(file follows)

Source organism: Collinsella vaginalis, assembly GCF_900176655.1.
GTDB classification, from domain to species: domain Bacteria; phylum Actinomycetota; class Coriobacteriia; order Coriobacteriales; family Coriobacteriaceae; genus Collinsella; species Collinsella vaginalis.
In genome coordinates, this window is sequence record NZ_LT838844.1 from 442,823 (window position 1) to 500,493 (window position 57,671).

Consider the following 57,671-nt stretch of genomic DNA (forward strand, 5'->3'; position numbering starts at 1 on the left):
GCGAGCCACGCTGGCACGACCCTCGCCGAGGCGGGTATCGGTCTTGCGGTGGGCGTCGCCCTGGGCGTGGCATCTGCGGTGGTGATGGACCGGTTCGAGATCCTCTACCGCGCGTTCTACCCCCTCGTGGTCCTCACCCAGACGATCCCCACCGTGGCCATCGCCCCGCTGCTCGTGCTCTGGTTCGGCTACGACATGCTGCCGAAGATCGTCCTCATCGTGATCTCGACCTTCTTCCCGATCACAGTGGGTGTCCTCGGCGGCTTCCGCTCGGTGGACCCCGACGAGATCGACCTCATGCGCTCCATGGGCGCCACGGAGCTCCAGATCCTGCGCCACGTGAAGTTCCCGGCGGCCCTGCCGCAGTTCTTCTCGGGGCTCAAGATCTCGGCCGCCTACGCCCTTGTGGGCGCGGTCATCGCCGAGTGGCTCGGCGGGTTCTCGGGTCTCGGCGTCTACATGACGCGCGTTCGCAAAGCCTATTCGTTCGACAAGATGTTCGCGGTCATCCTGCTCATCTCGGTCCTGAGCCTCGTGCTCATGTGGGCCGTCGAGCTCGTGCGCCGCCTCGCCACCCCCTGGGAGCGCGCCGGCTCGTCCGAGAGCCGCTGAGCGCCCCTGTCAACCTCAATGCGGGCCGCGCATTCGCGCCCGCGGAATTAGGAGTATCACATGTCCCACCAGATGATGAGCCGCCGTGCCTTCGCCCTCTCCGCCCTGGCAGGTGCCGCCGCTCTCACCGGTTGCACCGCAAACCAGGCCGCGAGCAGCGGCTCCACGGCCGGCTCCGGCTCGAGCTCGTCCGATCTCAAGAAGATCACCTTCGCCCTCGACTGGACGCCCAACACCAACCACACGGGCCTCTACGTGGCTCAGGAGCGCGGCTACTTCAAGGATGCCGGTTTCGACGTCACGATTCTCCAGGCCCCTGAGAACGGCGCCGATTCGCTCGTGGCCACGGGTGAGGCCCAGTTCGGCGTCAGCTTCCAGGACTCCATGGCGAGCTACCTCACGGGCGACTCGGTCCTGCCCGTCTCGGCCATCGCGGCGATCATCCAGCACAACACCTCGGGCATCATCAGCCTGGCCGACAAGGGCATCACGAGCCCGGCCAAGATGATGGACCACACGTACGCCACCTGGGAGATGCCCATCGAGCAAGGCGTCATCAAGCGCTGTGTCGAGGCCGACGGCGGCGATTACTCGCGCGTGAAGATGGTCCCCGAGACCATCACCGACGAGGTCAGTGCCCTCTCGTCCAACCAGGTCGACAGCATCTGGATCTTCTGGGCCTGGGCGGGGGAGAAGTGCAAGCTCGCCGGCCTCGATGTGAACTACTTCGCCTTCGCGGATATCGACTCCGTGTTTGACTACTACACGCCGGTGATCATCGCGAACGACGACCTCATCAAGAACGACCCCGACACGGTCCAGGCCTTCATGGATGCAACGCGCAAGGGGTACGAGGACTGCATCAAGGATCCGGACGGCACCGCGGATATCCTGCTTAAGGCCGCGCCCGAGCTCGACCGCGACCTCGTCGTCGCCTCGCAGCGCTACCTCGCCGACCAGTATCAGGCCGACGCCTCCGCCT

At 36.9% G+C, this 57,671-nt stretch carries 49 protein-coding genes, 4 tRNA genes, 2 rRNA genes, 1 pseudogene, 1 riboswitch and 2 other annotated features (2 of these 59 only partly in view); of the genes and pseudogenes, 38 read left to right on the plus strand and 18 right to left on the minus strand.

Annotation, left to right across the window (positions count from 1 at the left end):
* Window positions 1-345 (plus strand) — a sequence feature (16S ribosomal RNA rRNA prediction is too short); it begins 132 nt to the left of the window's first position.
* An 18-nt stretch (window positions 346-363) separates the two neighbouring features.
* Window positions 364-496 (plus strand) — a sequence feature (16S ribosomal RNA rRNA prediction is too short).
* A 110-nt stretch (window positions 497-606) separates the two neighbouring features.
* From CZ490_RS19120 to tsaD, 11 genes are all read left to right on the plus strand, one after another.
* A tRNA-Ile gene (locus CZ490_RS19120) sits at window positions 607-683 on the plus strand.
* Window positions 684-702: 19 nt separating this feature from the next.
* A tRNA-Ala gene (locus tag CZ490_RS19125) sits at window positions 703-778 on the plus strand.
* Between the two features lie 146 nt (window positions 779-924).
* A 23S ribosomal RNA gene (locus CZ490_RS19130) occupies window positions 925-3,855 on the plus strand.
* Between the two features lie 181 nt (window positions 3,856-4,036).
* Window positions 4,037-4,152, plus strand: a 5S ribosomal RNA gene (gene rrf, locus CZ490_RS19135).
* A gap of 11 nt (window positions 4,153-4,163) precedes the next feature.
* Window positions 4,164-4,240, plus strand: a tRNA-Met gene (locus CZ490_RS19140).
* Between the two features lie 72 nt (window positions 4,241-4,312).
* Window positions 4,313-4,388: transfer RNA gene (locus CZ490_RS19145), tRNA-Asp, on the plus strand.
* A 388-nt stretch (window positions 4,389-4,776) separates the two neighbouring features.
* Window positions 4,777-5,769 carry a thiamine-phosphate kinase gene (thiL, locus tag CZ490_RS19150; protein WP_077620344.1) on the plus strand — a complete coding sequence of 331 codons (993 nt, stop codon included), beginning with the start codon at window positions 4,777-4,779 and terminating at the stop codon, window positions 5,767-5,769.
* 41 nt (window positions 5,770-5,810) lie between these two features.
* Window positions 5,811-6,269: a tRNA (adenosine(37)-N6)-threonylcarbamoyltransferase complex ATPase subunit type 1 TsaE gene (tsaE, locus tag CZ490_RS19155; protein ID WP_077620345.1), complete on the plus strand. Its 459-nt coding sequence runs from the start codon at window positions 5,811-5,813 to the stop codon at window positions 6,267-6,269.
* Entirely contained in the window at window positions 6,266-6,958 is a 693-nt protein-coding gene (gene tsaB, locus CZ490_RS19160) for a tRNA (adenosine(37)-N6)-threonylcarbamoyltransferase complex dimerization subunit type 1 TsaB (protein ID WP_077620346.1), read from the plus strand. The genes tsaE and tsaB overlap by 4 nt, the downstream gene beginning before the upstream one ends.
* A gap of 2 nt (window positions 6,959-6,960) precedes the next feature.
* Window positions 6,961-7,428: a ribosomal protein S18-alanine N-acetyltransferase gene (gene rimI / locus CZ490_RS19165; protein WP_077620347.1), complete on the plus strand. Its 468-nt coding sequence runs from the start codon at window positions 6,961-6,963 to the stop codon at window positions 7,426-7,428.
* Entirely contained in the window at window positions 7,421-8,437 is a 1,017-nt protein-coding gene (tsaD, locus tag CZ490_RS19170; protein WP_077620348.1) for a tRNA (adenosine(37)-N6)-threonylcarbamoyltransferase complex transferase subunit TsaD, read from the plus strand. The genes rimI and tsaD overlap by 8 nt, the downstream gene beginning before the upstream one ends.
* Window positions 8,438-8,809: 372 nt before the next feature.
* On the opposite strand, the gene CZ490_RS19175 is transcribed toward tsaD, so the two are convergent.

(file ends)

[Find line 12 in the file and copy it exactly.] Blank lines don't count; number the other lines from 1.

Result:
* From CZ490_RS19120 to tsaD, 11 genes are all read left to right on the plus strand, one after another.